Press Releases

Shuster, Gibbs Concerned about Imperial Presidency & Administration’s Desire to Expand Federal Regulatory Authority Over Water

Washington, DC, Mar 5 | Jim Billimoria, Justin Harclerode (202) 225-9446 | comments
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Transportation and Infrastructure Committee Chairman Bill Shuster (R-PA) and Water Resources and Environment Subcommittee Chairman Bob Gibbs (R-OH) today expressed deep concerns over the Administration’s recent push to dramatically expand federal jurisdiction over waters and wet areas in the United States.

In a letter to the President, the committee leaders called the President’s actions “yet another example of a disturbing pattern of an imperial presidency that seeks to use brute force and executive action while ignoring Congress.”

Shuster and Gibbs said the Administration’s attempt to unilaterally broaden the scope of the Clean Water Act and the federal government’s reach into Americans’ everyday lives could have serious consequences for the nation’s economy, as well as the rights of states, local governments, and individuals.

Shuster and Gibbs cited failed legislation in previous Congresses that sought to broaden the federal government’s jurisdiction over waters that met with significant bipartisan opposition.  The Obama Administration has since tried to achieve the same agenda through guidance and now the regulatory process. 

In their letter, Shuster and Gibbs wrote, “Regulation of the nation’s waters must be done in a manner that responsibly protects the environment without an unnecessary and costly expansion of the federal government in order to prevent unreasonable and burdensome regulations and to protect small businesses, farmers, and families.”

The complete text of the Shuster/Gibbs letter:

Dear President Obama:

We are deeply concerned with your recent push to dramatically expand federal jurisdiction over waters and wet areas in the United States. These actions are yet another example of a disturbing pattern of an imperial presidency that seeks to use brute force and executive action while ignoring Congress.

Unilaterally broadening the scope of the Clean Water Act and the federal government’s reach into our everyday lives would adversely affect the nation’s economy, threaten jobs, invite costly litigation, and significantly restrict the ability of landowners to make decisions about their property and the rights of state and local governments to plan for their own development. This massive federal jurisdiction grab was the subject of failed legislation in the 110th and 111th Congresses that strong bipartisan opposition prevented from moving forward.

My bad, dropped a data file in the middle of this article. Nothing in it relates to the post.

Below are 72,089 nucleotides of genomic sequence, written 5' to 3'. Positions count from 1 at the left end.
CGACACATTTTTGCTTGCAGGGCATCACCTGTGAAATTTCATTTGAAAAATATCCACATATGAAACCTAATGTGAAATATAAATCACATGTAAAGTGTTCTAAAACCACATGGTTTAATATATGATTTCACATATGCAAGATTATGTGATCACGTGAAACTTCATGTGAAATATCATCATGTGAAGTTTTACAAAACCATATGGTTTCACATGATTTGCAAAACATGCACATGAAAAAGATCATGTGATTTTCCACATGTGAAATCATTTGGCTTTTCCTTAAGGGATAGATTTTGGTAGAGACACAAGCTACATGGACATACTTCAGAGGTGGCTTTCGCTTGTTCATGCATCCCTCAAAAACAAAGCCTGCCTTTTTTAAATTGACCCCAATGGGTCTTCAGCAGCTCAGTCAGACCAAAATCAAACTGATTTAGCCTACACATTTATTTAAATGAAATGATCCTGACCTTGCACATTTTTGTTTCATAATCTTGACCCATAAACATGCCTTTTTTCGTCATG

On September 17, 2013, the Environmental Protection Agency and Corps of Engineers sent to the Office of Information and Regulatory Affairs of the Office of Management and Budget, for regulatory review, a draft rule entitled Definition of ‘Waters of the United States’ Under the Clean Water Act. This rule ostensibly aims to “clarify” which waterbodies are subject to Federal jurisdiction under the Clean Water Act.

We are extremely concerned that there are serious deficiencies with this rulemaking. The draft rule misconstrues and manipulates the legal standards announced in the two Supreme Court holdings relevant to this rule, and there are substantial flaws in the economic and scientific foundations upon which the rule is based. Further, the sequence and timing of the actions that the Agencies have been taking to develop this rule undermine the credibility of the rule and the process to develop it.

Regulation of the nation’s waters must be done in a manner that responsibly protects the environment without an unnecessary and costly expansion of the federal government in order to prevent unreasonable and burdensome regulations and to protect small businesses, farmers, and families.

Sincerely,

Bill Shuster
Chairman
Committee on Transportation and Infrastructure

Bob Gibbs
Chairman
Subcommittee on Water Resources and Environment 

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